Grenfell Tower cladding that allowed deadly spread of fire has FINALLY been banned 5 years after the fire

The new rules announced last night will only apply to future developments, not to existing buildings or those under construction

The Grenfell Tower fire claimed the lives of 72 people
The Grenfell Tower fire claimed the lives of 72 people

The specific type of cladding on Grenfell Tower that allowed the deadly fire to spread quickly was banned five years after the tragedy, the government said.

Fire safety guidance released on Wednesday means metal composite panels with an unmodified polyethylene core, known as MCM PE, will be banned for all new buildings of any height in England.

The cladding was used on the outside of Grenfell Tower, which caught fire in June 2017, killing 72 people. So far, a ban on MCM PE only applied to buildings with a height of more than 11 m.

The government will also limit the types of cladding materials used on buildings between 11m and 18m in height to discourage their construction with combustible materials.

Housing Secretary Lord Greenhalgh said: “We have introduced the biggest improvements in building safety in a generation as part of the Building Safety Act.

“These changes will support our tough new regulatory regime – to ensure fire safety measures are built into new high-rise buildings and all new residential buildings meet the same safety standards.

“It doesn’t end here and I urge the industry to act quickly to adapt their practices to these new rules.”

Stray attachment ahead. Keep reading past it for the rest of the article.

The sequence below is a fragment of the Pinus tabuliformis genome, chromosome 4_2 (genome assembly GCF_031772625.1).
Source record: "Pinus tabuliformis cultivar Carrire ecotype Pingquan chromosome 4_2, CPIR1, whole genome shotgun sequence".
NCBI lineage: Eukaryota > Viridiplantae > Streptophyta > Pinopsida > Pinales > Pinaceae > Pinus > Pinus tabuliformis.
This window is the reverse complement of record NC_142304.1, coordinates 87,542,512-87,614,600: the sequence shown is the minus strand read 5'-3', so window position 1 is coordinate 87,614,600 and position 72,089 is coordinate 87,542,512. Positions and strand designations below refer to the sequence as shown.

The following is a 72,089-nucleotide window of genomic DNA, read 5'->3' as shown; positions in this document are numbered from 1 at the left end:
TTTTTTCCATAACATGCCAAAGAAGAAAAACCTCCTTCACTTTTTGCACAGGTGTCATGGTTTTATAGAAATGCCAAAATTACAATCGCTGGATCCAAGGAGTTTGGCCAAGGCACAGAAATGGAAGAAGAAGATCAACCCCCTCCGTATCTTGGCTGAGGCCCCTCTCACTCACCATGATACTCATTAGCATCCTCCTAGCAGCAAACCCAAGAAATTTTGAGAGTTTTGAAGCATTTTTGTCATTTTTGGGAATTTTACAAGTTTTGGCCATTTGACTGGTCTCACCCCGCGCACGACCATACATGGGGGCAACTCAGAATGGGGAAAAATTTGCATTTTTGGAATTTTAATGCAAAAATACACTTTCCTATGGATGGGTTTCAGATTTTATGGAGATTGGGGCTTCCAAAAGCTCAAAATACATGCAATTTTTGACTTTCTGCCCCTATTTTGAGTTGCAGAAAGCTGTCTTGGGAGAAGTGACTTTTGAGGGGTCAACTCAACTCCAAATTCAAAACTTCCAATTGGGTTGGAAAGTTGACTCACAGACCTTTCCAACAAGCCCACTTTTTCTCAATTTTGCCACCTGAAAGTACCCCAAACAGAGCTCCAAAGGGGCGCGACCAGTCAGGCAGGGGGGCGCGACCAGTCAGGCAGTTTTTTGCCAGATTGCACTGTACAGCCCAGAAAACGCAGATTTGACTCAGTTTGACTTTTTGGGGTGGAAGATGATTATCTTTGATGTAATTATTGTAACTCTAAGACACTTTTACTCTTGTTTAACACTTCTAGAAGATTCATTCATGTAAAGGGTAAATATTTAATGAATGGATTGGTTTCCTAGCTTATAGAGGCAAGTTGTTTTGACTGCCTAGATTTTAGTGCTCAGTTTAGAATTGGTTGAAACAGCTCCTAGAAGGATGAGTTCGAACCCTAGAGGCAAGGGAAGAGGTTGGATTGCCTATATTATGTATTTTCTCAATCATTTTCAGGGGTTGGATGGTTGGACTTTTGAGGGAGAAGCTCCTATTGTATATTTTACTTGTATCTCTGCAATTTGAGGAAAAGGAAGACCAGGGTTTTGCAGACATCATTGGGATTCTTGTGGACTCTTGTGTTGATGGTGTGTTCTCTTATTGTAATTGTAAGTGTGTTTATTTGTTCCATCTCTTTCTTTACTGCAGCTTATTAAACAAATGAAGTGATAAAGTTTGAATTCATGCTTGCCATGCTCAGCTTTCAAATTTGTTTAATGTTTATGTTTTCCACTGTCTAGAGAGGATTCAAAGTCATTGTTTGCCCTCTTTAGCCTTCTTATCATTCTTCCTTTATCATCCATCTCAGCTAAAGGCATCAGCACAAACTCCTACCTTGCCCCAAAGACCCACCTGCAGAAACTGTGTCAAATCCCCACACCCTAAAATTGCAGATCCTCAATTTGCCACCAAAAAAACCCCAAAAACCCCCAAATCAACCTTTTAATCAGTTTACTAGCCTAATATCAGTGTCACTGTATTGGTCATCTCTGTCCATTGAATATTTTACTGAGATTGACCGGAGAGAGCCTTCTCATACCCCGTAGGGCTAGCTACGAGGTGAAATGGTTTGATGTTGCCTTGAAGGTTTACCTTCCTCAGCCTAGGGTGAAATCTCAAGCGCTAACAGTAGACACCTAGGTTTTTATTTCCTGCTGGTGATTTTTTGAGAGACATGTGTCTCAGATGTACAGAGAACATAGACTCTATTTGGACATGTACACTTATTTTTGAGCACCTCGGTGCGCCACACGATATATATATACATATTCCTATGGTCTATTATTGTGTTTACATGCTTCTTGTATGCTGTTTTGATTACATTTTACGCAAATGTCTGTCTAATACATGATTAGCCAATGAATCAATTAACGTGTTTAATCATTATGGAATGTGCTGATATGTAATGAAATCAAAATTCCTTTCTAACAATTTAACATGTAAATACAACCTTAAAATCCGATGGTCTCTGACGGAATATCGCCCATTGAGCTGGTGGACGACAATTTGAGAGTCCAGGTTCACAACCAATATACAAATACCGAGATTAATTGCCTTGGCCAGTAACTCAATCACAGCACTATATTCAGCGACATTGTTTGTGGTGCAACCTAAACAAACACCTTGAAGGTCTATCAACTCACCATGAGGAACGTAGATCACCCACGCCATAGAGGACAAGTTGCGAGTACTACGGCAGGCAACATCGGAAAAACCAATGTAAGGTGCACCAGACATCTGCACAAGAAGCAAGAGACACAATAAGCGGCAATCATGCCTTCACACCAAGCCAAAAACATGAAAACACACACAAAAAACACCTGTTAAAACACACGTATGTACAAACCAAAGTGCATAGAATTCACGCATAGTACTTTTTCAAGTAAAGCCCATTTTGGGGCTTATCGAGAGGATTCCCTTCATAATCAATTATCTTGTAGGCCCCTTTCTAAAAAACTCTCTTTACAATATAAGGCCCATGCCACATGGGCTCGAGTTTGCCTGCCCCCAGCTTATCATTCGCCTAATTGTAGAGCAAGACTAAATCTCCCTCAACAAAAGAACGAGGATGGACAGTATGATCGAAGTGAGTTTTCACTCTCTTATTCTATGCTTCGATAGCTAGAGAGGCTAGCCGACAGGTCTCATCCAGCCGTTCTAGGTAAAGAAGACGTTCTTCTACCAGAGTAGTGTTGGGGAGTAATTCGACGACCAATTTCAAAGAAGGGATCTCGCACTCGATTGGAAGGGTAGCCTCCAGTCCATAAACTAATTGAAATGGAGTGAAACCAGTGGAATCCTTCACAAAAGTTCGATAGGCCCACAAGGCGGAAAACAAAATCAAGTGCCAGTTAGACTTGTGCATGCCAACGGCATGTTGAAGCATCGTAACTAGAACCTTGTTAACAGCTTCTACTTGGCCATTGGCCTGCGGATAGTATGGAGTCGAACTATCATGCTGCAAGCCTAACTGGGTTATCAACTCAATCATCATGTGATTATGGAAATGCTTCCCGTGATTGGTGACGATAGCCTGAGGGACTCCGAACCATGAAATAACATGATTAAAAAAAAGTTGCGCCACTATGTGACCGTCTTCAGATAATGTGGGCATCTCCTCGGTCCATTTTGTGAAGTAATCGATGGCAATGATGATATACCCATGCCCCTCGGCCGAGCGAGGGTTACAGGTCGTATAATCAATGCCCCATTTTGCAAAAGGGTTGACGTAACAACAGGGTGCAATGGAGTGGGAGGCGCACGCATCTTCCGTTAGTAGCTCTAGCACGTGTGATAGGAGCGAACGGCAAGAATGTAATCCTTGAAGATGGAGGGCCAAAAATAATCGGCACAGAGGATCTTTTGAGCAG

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Under measures announced by the Department of Leveling Up, Housing and Communities, all new dwellings over 11m in height must be fitted with a secure information box, allowing firefighters access to vital details about a building in the event of a fire.

New housing developments over 60 feet (18 m) must also include an evacuation alert system to help firefighters notify residents of a change in evacuation strategy during an incident.

The scope of the ban on the use of combustible materials in buildings higher than 18 m has also been extended to hospitals, hotels and boarding schools.

National Fire Chief’s Council (NFCC) Protection and Business Safety Committee Chair Gavin Tomlinson said: “NFCC particularly welcomes the introduction of emergency evacuation warning systems in new buildings over 18m.

“We also support the installation of secure information boxes in buildings over 11m high, giving fire and rescue services access to important details about a building and its occupants in the event of a fire.

“Regarding the changes in building regulations, we are encouraged that unsafe MCM PE cladding panels are banned on all buildings and that the government has promised stricter safety standards for the use of combustible materials on exterior walls.”

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